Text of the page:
Whether your winter storage rooms are getting bare or you are making the transition from sweet corn to potatoes, what better time to do a good cleaning and even sanitizing than now?
Download this Guide & Checklist as a PDF
Start by emptying the room and removing all visible debris with sweeping or vacuuming. Next clean with an appropriate cleaner or detergent soap and rinse if needed according to the product’s label. A final step of sanitizing surfaces according to the sanitizer’s label may be prudent and could improve storage quality and food safety (http://go.uvm.edu/clean-sanitize-disinfect). If you’ve used water to rinse, wash or sanitize, be sure to allow time and air flow (and maybe even some heat) for complete drying before packing the cooler again.
This is also a good time to check over the construction and make some simple repairs that are not so simple when tons of produce are in the way. Some examples of maintenance items might include; finally connecting that evaporator drain so it doesn’t drip condensate on the bin below, replacing damaged paneling and insulation to prevent rodent visitation and heat gain, replacing exposed light bulbs with shatter proof fixtures, energy efficient upgrades through your local utility (Efficiency Vermont), or sealing up corners and other areas. More details are provided below and a quick reference checklist is provided on the reverse.
How clean can you get the inside of your storage room? If you currently have untreated plywood or chipboard, think about upgrading to a smooth, cleanable surface. These finish materials make the space a whole lot easier to keep clean, can help prevent plant pathogens in storage, can improve food safety and make the space more pleasant to work in. Sometimes dairyboard (known as fiber reinforced plastic, or “FRP) can come loose from the wall if the incorrect adhesive is used or the installation is otherwise lacking.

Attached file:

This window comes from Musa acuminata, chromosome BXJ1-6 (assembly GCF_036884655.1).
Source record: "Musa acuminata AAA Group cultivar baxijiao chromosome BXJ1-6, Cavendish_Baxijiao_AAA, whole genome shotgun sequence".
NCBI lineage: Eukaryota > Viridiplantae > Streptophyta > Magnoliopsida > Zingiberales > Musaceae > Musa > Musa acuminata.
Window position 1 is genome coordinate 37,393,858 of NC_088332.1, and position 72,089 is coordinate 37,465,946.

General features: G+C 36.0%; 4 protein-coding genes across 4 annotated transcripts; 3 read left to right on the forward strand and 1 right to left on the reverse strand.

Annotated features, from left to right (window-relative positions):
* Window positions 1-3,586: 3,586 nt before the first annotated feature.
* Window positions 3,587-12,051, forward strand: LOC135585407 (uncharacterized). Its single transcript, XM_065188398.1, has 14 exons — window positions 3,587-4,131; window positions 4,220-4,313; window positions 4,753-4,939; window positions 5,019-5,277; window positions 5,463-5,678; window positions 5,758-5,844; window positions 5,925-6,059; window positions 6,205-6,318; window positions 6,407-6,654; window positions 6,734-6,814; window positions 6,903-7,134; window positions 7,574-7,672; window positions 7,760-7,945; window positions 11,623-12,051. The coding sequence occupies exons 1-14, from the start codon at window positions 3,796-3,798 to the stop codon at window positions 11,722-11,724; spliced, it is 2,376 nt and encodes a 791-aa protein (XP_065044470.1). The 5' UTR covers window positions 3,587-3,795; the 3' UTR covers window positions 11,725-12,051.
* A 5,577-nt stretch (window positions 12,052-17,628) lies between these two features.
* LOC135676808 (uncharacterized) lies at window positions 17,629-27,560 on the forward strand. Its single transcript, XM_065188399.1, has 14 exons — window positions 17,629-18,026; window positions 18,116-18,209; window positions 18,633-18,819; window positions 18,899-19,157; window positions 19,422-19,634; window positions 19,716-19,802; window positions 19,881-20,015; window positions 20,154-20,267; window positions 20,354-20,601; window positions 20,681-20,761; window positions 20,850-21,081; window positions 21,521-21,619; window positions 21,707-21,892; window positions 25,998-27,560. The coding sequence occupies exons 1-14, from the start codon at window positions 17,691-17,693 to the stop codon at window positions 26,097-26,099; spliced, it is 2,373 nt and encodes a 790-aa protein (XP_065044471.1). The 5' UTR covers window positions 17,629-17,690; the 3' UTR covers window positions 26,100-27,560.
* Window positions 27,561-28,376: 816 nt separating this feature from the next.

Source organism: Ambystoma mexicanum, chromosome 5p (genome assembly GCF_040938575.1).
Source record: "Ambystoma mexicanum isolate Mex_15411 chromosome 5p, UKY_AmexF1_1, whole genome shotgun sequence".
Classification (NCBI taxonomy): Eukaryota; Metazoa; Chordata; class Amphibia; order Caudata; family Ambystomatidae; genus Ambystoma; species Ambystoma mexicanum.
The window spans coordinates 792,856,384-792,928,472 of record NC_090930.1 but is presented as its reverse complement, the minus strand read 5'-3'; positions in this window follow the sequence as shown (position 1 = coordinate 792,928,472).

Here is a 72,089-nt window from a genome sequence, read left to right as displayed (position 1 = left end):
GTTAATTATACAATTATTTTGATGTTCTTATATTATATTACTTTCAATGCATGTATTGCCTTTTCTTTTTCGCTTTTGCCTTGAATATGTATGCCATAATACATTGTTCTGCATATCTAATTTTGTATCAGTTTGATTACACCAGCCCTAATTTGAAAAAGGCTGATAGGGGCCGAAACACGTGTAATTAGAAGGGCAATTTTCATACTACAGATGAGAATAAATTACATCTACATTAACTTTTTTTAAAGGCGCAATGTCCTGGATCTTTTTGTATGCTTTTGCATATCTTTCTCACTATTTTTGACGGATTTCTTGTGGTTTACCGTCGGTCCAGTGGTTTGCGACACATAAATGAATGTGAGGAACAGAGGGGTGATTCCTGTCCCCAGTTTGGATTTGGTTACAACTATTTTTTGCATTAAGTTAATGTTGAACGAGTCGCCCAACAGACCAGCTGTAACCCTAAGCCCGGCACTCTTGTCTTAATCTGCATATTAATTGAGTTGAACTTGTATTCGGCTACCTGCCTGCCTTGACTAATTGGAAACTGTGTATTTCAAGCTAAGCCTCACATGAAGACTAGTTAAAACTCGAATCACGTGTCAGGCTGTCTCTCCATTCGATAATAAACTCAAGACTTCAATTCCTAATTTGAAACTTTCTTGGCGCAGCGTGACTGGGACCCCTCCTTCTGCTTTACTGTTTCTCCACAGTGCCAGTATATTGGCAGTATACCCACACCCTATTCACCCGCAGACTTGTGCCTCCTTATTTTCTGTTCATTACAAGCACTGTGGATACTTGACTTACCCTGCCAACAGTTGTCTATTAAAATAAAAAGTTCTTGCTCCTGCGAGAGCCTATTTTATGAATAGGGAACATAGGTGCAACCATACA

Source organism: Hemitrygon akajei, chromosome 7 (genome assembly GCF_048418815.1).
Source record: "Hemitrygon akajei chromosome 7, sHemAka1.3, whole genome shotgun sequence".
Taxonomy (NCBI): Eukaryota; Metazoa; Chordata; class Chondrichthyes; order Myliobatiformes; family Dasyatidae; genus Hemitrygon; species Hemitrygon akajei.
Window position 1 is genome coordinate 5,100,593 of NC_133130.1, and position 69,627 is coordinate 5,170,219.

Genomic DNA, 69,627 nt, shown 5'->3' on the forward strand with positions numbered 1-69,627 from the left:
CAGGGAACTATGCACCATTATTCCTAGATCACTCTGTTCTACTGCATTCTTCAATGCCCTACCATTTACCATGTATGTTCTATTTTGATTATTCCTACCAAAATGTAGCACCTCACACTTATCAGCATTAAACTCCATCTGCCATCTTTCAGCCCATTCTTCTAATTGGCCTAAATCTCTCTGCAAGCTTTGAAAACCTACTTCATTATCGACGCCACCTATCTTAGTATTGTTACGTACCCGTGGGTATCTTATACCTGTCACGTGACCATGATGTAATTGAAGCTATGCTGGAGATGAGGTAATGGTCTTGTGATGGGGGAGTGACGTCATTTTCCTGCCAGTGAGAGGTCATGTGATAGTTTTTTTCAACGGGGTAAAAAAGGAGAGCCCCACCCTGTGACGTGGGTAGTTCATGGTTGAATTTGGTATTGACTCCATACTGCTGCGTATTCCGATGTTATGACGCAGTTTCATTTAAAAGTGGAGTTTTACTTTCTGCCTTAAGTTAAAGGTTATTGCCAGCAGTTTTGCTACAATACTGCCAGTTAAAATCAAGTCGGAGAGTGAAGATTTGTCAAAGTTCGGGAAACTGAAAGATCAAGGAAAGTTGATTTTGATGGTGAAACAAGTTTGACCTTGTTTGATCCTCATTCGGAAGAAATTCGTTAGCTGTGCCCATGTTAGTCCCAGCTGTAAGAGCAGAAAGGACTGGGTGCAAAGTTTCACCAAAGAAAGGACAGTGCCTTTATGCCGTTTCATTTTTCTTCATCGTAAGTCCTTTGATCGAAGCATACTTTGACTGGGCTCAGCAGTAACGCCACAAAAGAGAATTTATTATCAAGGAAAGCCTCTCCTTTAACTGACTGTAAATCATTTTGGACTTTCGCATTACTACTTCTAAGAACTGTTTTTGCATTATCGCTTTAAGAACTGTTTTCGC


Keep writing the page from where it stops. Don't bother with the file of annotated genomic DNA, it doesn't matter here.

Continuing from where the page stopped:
You can improve energy efficiency, increase storage quality and reduce rodent damage by maintaining a strong and tight envelope around your storage room. While you’re cleaning, check all the walls, corners, and door to be sure they are in good repair and are functioning well (http://go.uvm.edu/coolerwalls). Replace worn rubber seals, make door closer and latching adjustments to ensure a tight seal, close the whole room up while standing inside with the lights off and look for daylight around the door or other areas. Seal those spots up. Look for signs of condensation inside and outside and seal, insulation, or ventilate to address it. Any gaps in your sheathing or other holes in walls, corners, etc? Seal them up. Obvious signs of rodent intrusion should get extra attention and rodent control measures should be taken.
Now is a good time to make sure your refrigeration and other temperature control equipment is working as planned.
Check any visible electrical wiring and refrigerant lines. Any significant wear or obvious damage that should be repaired now? Are refrigerant lines still well-insulated?
Check the evaporator (the place the cold air comes from). Can you see through the fins clearly in every channel (you may need to shine a light from the opposite side)? Is the drain pan clean and free of debris? Is the drain connected to piping or hose and directed to the floor, a bucket or an outside drain? Is the drain clear, clean and functioning properly? Have you noticed any increased noise or rattling that could indicate something may soon need replacement? Are you seeing condensation in certain parts of the cooler? This could indicate a need for improved circulation of air or envelope repair.